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Panel: No Time to Waste for New President

January 21, 2009 – President Barack Obama entered office on Jan. 20 with one of the highest approval ratings for an incoming president in recent history -- but can afford to waste no time in tackling America’s many critical problems, according to a panel of Georgetown University experts.

As Judy Feder, professor in the Georgetown Public Policy Institute, wryly noted, the Obama administration “will have to walk and chew gum at the same time” from its first day in power.

Four Georgetown experts in finance, environmental studies, health care policy and international relations gathered on Jan. 16 for a roundtable discussion moderated by Paul Begala, affiliated professor of public policy at Georgetown and former counselor to President Bill Clinton. Meeting only days before Obama took the oath of office, the panel indicated that strong leadership would be key for the new administration’s success.

All four of the issue areas are intertwined, but all need individual attention as well, according to the professors.

“The first thing Obama will need to do, and he’ll need to do it in his inaugural address, is to say we’re putting the past behind us. We’re sending a new signal,” said Tony Arend, professor of government and foreign service. “We are going to close Guantanamo, we are going to pay attention to international law … we are going to pay attention to how we define torture. The first thing the president can do is make that statement.”

The international community “breathed a collective sigh of relief” at Obama’s election, but that good will may be quickly squandered without definitive action on global issues, said Arend, who also serves as director of the Master of Science in Foreign Service Program.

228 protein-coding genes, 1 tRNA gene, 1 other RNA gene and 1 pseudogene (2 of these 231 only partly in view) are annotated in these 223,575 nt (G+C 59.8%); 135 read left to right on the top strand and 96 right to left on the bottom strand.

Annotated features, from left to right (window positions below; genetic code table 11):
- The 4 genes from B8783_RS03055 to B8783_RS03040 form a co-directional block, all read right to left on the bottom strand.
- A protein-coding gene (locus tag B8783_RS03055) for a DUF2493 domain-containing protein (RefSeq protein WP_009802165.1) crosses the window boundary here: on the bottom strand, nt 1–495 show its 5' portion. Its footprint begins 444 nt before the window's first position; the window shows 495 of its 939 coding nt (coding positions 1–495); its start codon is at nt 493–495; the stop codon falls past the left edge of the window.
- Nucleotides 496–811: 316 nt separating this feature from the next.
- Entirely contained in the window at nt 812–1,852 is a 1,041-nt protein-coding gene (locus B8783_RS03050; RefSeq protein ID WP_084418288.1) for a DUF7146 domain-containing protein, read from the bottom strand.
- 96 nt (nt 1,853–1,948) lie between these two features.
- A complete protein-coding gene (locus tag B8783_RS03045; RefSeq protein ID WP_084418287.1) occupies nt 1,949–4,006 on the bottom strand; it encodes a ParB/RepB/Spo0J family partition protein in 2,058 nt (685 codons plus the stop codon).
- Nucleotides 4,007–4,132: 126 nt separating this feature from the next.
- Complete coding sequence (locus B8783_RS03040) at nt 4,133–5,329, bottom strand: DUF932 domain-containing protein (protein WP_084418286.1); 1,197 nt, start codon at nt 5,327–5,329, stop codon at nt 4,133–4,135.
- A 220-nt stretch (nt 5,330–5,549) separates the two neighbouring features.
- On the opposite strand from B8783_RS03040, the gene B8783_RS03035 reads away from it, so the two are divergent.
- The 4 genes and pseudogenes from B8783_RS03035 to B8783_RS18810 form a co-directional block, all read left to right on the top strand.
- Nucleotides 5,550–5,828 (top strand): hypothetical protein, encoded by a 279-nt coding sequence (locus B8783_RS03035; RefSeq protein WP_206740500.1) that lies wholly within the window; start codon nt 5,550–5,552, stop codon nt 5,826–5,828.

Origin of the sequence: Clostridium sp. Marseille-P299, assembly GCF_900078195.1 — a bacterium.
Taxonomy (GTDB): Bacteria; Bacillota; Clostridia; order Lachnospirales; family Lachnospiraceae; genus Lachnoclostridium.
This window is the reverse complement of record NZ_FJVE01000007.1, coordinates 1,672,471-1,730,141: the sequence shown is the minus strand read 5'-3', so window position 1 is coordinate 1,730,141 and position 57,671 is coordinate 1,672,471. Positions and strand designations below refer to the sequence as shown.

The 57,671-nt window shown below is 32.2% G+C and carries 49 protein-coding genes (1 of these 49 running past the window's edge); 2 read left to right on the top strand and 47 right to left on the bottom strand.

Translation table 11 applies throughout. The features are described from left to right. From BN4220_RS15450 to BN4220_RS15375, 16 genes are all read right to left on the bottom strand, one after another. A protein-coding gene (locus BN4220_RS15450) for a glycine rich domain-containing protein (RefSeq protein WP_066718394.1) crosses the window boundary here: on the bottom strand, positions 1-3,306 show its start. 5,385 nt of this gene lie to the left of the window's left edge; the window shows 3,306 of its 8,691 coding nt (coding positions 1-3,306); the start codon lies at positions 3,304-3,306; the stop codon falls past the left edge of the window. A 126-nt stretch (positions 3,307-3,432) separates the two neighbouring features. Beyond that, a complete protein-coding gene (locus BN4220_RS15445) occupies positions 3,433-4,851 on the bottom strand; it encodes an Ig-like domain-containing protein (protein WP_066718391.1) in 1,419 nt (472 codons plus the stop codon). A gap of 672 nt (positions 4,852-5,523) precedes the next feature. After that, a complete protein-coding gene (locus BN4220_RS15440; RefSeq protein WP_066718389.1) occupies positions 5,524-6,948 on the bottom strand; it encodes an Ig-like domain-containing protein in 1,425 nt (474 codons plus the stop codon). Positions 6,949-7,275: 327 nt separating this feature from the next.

Chief among those issues are the country’s environmental practices. Timothy Beach, professor of geography and geoscience in the Walsh School of Foreign Service’s program in Science, Technology and International Affairs, said the new administration must keep its campaign pledges to make the environment a top priority while fighting perceptions that green practices harm the economy.

Addressing the credit meltdown and plummeting consumer confidence should be Obama’s first item on his to-do list, said Reena Aggarwal, professor of finance in the McDonough School of Business. “If you don’t get the economy going, it affects people in so many ways, whether you’re thinking about health care or international issues,” she said.

The professors agreed Obama’s agenda is daunting. But they said the new president inspires levels of excitement unseen in Washington and around the nation since President Ronald Reagan’s first term.

Begala noted that Washington is now the world’s power, military and financial capital. He urged Georgetown students learn all they can while at the Hilltop and tap into the resources available within the university and city.

“What a wonderful time to be at Georgetown, what a wonderful time to be in Washington,” Begala said. “This is just such a terrific moment in such a remarkable place … so let’s maximize it.” 

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